Ask to versus ask of
Is the below sentence correct? I think the word "to" to shoud be changed to "of", but I'm not sure.
were you able to ask those questions to your attorneys?
Thanks much for any help you can provide!
The sentence with 'to' is grammatically correct in modern contemporary spoken English, but in British English when the indirect object is short "your attorneys", we would prefer to put it first. For example,
Were you able to ask your lawyers (Br. Eng.) those questions?
If the indirect object is long, however, we genrally put it last.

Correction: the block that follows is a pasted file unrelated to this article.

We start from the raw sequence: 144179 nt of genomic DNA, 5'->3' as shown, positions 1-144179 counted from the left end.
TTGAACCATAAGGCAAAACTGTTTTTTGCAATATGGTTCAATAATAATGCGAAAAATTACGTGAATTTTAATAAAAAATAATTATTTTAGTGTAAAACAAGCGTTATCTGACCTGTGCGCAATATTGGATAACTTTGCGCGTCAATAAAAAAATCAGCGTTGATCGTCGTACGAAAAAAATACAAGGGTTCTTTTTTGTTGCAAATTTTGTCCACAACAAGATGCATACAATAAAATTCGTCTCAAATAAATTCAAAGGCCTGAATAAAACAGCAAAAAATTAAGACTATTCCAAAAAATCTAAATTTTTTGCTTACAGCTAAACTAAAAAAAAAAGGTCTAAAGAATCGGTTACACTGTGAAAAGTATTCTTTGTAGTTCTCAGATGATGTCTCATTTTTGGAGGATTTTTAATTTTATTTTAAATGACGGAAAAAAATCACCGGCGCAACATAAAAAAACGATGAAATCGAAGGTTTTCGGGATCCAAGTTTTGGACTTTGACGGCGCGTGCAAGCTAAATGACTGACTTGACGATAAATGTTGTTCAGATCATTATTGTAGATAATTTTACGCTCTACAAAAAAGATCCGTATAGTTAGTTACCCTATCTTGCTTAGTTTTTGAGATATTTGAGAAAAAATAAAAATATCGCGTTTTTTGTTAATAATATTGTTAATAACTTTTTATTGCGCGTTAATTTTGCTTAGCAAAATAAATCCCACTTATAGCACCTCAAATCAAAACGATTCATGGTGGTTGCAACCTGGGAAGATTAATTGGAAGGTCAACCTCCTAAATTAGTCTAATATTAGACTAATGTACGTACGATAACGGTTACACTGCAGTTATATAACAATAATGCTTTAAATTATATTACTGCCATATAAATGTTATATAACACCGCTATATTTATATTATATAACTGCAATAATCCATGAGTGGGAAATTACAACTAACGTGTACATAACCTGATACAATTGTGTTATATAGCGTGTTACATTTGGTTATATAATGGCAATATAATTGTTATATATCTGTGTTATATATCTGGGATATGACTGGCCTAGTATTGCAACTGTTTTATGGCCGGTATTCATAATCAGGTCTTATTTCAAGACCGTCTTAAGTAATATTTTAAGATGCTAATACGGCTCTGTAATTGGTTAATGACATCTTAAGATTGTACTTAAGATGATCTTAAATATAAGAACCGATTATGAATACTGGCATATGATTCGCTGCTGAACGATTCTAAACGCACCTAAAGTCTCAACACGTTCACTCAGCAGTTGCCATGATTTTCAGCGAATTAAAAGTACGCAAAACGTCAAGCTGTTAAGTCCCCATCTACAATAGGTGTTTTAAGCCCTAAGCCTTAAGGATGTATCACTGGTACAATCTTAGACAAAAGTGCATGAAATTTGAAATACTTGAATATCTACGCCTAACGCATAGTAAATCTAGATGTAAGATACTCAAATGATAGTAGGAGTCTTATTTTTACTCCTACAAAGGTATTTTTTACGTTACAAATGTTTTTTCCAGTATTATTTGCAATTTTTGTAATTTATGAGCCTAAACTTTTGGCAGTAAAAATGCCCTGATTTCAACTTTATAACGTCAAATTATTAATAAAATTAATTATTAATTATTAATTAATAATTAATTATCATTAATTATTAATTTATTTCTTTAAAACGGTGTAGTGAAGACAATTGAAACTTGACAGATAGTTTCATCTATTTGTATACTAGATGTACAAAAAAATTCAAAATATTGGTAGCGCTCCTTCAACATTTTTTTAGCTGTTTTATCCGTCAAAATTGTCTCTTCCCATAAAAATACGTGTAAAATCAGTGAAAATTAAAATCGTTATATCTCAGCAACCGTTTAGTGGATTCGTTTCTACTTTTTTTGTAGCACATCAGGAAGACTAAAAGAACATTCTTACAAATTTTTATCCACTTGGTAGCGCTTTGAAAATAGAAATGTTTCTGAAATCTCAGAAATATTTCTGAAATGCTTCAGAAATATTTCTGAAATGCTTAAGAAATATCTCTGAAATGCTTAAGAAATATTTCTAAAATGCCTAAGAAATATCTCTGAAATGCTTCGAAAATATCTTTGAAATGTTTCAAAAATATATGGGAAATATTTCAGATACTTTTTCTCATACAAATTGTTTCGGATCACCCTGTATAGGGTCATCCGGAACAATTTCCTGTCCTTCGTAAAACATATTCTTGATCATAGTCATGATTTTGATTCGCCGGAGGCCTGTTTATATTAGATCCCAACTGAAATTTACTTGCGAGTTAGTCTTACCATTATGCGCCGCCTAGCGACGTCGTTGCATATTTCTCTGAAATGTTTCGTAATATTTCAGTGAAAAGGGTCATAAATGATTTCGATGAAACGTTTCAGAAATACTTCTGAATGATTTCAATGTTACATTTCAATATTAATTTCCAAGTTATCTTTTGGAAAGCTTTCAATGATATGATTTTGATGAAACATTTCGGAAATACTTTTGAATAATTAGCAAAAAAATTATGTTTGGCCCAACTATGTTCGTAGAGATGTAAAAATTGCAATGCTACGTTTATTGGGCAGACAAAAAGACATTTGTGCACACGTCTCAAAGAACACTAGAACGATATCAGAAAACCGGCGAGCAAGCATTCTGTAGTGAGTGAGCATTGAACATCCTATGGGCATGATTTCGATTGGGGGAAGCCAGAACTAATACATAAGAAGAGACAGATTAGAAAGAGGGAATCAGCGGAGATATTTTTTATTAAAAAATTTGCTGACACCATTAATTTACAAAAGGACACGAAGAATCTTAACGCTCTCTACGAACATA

Were you able to ask those questions to the lawyers that the state had appointed to represent you?
"ask a question of someone" sounds pompous or overly formal.
However, if we substitute a quantity, this is perfectly okay.
You're asking a lot of me.
|link||answered Oct 24 '13 at 12:53 Paul Henderson Contributor|
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